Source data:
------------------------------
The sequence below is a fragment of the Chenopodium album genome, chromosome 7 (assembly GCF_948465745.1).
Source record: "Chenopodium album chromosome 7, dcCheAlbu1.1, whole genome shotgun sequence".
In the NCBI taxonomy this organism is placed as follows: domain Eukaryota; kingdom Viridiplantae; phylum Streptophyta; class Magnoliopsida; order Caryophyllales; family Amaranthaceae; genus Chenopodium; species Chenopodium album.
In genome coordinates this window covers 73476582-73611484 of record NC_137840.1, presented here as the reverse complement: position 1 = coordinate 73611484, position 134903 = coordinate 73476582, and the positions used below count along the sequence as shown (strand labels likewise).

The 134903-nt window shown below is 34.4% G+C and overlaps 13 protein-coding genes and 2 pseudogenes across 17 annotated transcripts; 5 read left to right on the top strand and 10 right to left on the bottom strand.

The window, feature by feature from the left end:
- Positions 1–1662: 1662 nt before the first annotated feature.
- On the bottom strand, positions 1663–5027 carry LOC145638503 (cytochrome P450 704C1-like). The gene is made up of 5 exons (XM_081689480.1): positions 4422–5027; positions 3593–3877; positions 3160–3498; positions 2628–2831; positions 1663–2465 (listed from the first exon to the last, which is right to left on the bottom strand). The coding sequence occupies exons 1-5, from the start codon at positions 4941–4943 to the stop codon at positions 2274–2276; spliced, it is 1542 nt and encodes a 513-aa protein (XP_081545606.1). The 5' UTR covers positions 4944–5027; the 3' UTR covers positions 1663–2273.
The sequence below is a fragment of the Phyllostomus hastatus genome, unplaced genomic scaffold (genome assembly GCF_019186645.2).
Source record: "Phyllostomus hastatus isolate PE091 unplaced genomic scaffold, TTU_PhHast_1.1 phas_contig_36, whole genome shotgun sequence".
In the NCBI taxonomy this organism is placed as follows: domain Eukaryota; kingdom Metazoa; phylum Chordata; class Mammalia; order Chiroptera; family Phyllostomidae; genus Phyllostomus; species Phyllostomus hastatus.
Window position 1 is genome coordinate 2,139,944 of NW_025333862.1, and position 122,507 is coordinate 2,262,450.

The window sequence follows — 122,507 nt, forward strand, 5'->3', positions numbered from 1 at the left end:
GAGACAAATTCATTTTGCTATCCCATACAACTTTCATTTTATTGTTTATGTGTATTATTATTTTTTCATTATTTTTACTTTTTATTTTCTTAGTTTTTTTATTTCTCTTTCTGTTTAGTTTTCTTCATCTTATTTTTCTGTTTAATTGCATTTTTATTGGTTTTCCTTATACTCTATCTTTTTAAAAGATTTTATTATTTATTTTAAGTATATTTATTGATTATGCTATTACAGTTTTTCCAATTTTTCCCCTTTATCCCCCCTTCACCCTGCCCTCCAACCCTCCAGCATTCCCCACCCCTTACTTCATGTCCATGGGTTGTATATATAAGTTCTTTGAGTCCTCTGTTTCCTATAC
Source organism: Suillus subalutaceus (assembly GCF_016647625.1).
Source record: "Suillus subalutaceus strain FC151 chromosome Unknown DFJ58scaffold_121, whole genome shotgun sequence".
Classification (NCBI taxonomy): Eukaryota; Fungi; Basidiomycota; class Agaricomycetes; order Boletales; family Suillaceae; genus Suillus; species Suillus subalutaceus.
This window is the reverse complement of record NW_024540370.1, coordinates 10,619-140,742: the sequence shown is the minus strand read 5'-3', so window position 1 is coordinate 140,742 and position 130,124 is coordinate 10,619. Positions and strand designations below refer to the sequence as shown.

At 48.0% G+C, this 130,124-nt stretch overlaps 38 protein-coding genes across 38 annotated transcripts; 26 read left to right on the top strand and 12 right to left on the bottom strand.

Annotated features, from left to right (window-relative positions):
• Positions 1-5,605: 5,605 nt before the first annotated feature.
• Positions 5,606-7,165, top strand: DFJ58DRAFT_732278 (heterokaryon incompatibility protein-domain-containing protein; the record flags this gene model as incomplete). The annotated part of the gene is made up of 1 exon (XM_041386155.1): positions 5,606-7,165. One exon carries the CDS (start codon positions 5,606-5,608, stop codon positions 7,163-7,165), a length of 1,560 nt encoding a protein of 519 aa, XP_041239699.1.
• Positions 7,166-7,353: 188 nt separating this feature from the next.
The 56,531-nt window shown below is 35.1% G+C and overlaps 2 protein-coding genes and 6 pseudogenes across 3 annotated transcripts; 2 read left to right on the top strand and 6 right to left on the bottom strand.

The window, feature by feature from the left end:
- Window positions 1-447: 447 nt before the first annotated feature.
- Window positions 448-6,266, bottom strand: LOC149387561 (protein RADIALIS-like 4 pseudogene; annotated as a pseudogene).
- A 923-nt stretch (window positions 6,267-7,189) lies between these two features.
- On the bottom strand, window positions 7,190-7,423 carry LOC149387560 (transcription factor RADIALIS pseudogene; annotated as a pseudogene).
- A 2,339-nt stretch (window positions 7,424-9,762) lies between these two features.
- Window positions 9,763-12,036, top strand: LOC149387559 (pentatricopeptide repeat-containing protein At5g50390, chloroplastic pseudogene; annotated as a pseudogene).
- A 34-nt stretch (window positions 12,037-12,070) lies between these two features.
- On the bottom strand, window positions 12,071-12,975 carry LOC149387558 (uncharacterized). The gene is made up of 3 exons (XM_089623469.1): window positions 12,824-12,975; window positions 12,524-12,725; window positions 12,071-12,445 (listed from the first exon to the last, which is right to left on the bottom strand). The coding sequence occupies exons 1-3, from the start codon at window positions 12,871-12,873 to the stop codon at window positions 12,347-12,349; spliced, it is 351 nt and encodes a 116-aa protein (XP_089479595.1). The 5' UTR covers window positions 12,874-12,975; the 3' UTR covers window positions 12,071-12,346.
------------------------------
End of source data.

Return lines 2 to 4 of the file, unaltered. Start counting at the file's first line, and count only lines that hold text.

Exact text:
Source record: "Chenopodium album chromosome 7, dcCheAlbu1.1, whole genome shotgun sequence".
In the NCBI taxonomy this organism is placed as follows: domain Eukaryota; kingdom Viridiplantae; phylum Streptophyta; class Magnoliopsida; order Caryophyllales; family Amaranthaceae; genus Chenopodium; species Chenopodium album.
In genome coordinates this window covers 73476582-73611484 of record NC_137840.1, presented here as the reverse complement: position 1 = coordinate 73611484, position 134903 = coordinate 73476582, and the positions used below count along the sequence as shown (strand labels likewise).